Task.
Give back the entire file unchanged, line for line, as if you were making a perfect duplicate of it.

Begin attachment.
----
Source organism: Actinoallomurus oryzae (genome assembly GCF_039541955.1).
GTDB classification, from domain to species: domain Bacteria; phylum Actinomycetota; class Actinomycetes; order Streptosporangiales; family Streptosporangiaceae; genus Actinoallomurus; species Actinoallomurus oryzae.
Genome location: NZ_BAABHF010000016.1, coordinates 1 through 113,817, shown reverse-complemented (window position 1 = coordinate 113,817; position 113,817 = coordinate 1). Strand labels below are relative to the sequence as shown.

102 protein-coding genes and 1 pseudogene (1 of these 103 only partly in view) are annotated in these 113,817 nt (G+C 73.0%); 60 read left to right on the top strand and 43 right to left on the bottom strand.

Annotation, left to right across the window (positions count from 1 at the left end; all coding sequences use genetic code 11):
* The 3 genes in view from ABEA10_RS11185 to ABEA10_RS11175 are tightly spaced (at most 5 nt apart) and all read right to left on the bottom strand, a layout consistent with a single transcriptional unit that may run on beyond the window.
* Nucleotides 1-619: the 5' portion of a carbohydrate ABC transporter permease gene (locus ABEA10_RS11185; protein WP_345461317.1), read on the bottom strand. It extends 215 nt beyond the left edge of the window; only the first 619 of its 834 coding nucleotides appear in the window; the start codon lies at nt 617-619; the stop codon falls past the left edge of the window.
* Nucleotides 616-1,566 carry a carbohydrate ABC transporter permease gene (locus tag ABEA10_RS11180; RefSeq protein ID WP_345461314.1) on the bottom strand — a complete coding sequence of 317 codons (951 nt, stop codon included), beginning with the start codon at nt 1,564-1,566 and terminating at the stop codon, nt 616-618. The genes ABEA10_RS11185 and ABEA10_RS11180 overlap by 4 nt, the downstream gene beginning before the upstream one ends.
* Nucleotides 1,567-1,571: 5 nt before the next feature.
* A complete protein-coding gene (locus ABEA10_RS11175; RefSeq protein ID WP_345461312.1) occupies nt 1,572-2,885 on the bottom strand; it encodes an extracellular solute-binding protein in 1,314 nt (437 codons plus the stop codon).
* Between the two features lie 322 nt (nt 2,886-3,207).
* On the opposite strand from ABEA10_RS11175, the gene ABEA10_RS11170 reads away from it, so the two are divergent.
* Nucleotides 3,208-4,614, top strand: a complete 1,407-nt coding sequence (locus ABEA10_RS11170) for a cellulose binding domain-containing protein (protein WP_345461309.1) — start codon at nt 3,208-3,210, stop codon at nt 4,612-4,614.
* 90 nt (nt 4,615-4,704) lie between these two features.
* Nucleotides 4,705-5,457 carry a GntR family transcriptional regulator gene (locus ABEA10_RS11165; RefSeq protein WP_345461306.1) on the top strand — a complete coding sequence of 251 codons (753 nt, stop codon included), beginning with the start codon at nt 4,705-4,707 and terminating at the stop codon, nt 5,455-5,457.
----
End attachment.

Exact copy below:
Source organism: Actinoallomurus oryzae (genome assembly GCF_039541955.1).
GTDB classification, from domain to species: domain Bacteria; phylum Actinomycetota; class Actinomycetes; order Streptosporangiales; family Streptosporangiaceae; genus Actinoallomurus; species Actinoallomurus oryzae.
Genome location: NZ_BAABHF010000016.1, coordinates 1 through 113,817, shown reverse-complemented (window position 1 = coordinate 113,817; position 113,817 = coordinate 1). Strand labels below are relative to the sequence as shown.

102 protein-coding genes and 1 pseudogene (1 of these 103 only partly in view) are annotated in these 113,817 nt (G+C 73.0%); 60 read left to right on the top strand and 43 right to left on the bottom strand.

Annotation, left to right across the window (positions count from 1 at the left end; all coding sequences use genetic code 11):
* The 3 genes in view from ABEA10_RS11185 to ABEA10_RS11175 are tightly spaced (at most 5 nt apart) and all read right to left on the bottom strand, a layout consistent with a single transcriptional unit that may run on beyond the window.
* Nucleotides 1-619: the 5' portion of a carbohydrate ABC transporter permease gene (locus ABEA10_RS11185; protein WP_345461317.1), read on the bottom strand. It extends 215 nt beyond the left edge of the window; only the first 619 of its 834 coding nucleotides appear in the window; the start codon lies at nt 617-619; the stop codon falls past the left edge of the window.
* Nucleotides 616-1,566 carry a carbohydrate ABC transporter permease gene (locus tag ABEA10_RS11180; RefSeq protein ID WP_345461314.1) on the bottom strand — a complete coding sequence of 317 codons (951 nt, stop codon included), beginning with the start codon at nt 1,564-1,566 and terminating at the stop codon, nt 616-618. The genes ABEA10_RS11185 and ABEA10_RS11180 overlap by 4 nt, the downstream gene beginning before the upstream one ends.
* Nucleotides 1,567-1,571: 5 nt before the next feature.
* A complete protein-coding gene (locus ABEA10_RS11175; RefSeq protein ID WP_345461312.1) occupies nt 1,572-2,885 on the bottom strand; it encodes an extracellular solute-binding protein in 1,314 nt (437 codons plus the stop codon).
* Between the two features lie 322 nt (nt 2,886-3,207).
* On the opposite strand from ABEA10_RS11175, the gene ABEA10_RS11170 reads away from it, so the two are divergent.
* Nucleotides 3,208-4,614, top strand: a complete 1,407-nt coding sequence (locus ABEA10_RS11170) for a cellulose binding domain-containing protein (protein WP_345461309.1) — start codon at nt 3,208-3,210, stop codon at nt 4,612-4,614.
* 90 nt (nt 4,615-4,704) lie between these two features.
* Nucleotides 4,705-5,457 carry a GntR family transcriptional regulator gene (locus ABEA10_RS11165; RefSeq protein WP_345461306.1) on the top strand — a complete coding sequence of 251 codons (753 nt, stop codon included), beginning with the start codon at nt 4,705-4,707 and terminating at the stop codon, nt 5,455-5,457.